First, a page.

Elevated frequency of SNPs flanking GA microsatellites in rice
DNA microsatellites have long been used as a marker for genetic comparison between individuals and closely related species. This is due to their rapid generation of polymorphism and relative ease of analysis. There are however limitations in using microsatellites for very high throughput analysis and concerns over accuracy due to the effect of homoplasy and potential for bias during analysis. Single nucleotide polymorphisms (SNP’s) are becoming increasingly popular as an alternative to microsatellites as they are able to identifying individuals for the purposes of varietal identification with high throughput, low cost and relative accuracy. We set out to look at regions of the genome that may contain a higher abundance of SNP’s by investigating the flanking regions of microsatellites as a region of known genetic instability. A combination of direct sequencing and database analysis was used to generate a measure of SNP frequency in rice microsatellite flanking regions. Our data indicates that SNP’s are significantly more abundant in the flanks of the di-nucleotide repeat GA than in the tri-nucleotide repeat GAA or in the region surrounding the microsatellites. This suggests that targeting the flanking regions of di-nucleotide microsatellites may be a useful strategy in identifying SNP’s in closely related individuals.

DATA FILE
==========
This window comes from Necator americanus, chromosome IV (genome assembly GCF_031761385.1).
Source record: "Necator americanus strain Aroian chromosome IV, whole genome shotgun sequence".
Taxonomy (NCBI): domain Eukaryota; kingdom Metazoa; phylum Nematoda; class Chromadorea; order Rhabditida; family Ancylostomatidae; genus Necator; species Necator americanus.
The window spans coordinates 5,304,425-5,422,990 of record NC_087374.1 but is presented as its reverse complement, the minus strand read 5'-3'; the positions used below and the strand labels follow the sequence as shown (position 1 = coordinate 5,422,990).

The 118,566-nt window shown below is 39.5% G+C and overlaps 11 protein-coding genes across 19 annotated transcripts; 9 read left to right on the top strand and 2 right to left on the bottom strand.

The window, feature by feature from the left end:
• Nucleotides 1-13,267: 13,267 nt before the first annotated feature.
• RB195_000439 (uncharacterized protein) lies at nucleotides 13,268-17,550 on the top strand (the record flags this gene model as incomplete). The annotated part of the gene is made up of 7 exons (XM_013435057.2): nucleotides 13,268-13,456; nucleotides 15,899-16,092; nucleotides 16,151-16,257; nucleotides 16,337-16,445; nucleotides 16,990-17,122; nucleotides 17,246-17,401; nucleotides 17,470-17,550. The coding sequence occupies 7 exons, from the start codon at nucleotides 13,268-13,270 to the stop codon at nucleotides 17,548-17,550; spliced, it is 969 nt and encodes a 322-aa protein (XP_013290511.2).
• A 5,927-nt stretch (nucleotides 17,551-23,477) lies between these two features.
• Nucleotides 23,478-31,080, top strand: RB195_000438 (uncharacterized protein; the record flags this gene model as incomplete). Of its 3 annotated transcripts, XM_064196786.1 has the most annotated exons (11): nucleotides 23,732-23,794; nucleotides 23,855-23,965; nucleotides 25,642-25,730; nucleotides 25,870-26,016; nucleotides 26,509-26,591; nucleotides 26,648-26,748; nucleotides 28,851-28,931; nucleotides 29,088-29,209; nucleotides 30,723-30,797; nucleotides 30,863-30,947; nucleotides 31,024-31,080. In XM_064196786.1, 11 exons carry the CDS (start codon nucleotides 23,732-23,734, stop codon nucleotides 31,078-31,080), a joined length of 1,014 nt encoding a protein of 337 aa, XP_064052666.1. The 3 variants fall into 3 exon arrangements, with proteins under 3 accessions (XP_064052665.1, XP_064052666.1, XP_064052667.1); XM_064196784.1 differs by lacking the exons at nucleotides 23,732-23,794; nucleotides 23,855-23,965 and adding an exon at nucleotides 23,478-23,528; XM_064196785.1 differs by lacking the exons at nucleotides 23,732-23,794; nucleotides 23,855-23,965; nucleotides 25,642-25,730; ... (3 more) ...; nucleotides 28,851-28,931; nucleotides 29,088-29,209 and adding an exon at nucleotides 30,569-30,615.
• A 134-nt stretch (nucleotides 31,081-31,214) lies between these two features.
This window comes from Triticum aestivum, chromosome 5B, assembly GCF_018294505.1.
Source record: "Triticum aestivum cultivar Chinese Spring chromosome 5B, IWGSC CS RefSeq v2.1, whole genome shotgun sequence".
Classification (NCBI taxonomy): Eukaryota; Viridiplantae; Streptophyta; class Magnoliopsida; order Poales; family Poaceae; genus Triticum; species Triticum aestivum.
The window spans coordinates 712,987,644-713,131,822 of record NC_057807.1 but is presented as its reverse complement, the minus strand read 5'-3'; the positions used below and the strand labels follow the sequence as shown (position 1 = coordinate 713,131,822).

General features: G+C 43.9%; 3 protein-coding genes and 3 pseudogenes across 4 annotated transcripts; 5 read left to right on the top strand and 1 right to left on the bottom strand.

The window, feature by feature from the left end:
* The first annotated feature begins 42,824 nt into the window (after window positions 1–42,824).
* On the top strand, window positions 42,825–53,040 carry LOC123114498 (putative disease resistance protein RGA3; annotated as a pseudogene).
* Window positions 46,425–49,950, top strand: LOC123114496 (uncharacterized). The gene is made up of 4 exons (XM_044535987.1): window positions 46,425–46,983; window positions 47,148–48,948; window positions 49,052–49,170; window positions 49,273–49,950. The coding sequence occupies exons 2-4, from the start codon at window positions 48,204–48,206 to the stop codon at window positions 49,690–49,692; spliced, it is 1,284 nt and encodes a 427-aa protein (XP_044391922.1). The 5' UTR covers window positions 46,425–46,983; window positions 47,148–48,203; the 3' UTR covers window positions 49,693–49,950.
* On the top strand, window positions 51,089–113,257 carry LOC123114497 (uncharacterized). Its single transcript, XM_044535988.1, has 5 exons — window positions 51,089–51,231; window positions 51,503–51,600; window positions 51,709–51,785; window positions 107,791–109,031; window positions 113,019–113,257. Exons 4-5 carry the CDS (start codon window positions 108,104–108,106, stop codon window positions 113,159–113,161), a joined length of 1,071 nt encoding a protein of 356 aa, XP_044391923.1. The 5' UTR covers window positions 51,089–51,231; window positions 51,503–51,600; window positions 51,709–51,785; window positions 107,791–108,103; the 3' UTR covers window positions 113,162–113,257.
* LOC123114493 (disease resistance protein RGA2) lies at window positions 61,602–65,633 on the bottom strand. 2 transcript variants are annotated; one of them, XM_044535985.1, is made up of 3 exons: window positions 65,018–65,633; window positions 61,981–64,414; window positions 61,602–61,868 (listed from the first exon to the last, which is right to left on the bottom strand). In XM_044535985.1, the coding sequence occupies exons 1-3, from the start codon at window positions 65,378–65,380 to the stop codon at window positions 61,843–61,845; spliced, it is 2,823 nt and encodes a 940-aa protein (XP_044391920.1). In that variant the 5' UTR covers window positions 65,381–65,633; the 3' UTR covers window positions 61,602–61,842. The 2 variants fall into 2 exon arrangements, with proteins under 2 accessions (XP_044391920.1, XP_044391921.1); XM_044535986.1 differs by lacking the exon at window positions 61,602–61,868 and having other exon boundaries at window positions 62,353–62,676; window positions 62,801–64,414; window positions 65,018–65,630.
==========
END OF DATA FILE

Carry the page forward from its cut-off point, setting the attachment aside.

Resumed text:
Kennedy, BG & Henry, RJ 2004, 'Elevated frequency of SNPs flanking GA microsatellites in rice', paper presented to the Plant and Animal Genomes XII Conference, San Diego, California, USA, 10-14 January.
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